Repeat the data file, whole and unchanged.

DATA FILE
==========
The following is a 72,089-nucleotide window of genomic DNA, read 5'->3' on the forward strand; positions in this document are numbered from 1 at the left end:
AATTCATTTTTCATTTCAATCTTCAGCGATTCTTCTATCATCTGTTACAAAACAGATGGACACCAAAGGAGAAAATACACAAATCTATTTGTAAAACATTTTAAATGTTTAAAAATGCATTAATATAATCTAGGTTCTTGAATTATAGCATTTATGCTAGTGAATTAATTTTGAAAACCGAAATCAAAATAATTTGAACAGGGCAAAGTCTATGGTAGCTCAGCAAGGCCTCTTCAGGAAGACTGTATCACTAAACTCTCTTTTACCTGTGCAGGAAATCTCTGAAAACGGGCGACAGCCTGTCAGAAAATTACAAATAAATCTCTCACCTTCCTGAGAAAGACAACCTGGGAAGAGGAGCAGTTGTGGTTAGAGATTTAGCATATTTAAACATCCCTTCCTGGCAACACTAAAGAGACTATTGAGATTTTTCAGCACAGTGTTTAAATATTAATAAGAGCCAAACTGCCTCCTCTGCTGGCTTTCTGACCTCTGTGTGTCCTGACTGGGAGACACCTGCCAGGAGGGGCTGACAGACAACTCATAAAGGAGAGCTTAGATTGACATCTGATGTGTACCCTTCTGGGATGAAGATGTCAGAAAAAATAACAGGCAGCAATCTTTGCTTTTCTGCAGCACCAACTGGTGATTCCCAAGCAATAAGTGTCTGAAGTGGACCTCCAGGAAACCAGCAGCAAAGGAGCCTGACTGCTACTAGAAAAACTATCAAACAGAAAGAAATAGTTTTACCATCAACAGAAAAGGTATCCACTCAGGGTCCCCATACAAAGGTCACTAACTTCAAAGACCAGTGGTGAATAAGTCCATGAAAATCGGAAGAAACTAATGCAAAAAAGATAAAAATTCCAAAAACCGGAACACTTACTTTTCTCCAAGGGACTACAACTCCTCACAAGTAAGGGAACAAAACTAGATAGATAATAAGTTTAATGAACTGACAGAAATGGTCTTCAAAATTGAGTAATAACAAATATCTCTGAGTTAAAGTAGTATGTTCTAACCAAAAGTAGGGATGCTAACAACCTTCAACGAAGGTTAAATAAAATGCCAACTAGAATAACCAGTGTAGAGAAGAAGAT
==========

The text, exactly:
The following is a 72,089-nucleotide window of genomic DNA, read 5'->3' on the forward strand; positions in this document are numbered from 1 at the left end:
AATTCATTTTTCATTTCAATCTTCAGCGATTCTTCTATCATCTGTTACAAAACAGATGGACACCAAAGGAGAAAATACACAAATCTATTTGTAAAACATTTTAAATGTTTAAAAATGCATTAATATAATCTAGGTTCTTGAATTATAGCATTTATGCTAGTGAATTAATTTTGAAAACCGAAATCAAAATAATTTGAACAGGGCAAAGTCTATGGTAGCTCAGCAAGGCCTCTTCAGGAAGACTGTATCACTAAACTCTCTTTTACCTGTGCAGGAAATCTCTGAAAACGGGCGACAGCCTGTCAGAAAATTACAAATAAATCTCTCACCTTCCTGAGAAAGACAACCTGGGAAGAGGAGCAGTTGTGGTTAGAGATTTAGCATATTTAAACATCCCTTCCTGGCAACACTAAAGAGACTATTGAGATTTTTCAGCACAGTGTTTAAATATTAATAAGAGCCAAACTGCCTCCTCTGCTGGCTTTCTGACCTCTGTGTGTCCTGACTGGGAGACACCTGCCAGGAGGGGCTGACAGACAACTCATAAAGGAGAGCTTAGATTGACATCTGATGTGTACCCTTCTGGGATGAAGATGTCAGAAAAAATAACAGGCAGCAATCTTTGCTTTTCTGCAGCACCAACTGGTGATTCCCAAGCAATAAGTGTCTGAAGTGGACCTCCAGGAAACCAGCAGCAAAGGAGCCTGACTGCTACTAGAAAAACTATCAAACAGAAAGAAATAGTTTTACCATCAACAGAAAAGGTATCCACTCAGGGTCCCCATACAAAGGTCACTAACTTCAAAGACCAGTGGTGAATAAGTCCATGAAAATCGGAAGAAACTAATGCAAAAAAGATAAAAATTCCAAAAACCGGAACACTTACTTTTCTCCAAGGGACTACAACTCCTCACAAGTAAGGGAACAAAACTAGATAGATAATAAGTTTAATGAACTGACAGAAATGGTCTTCAAAATTGAGTAATAACAAATATCTCTGAGTTAAAGTAGTATGTTCTAACCAAAAGTAGGGATGCTAACAACCTTCAACGAAGGTTAAATAAAATGCCAACTAGAATAACCAGTGTAGAGAAGAAGAT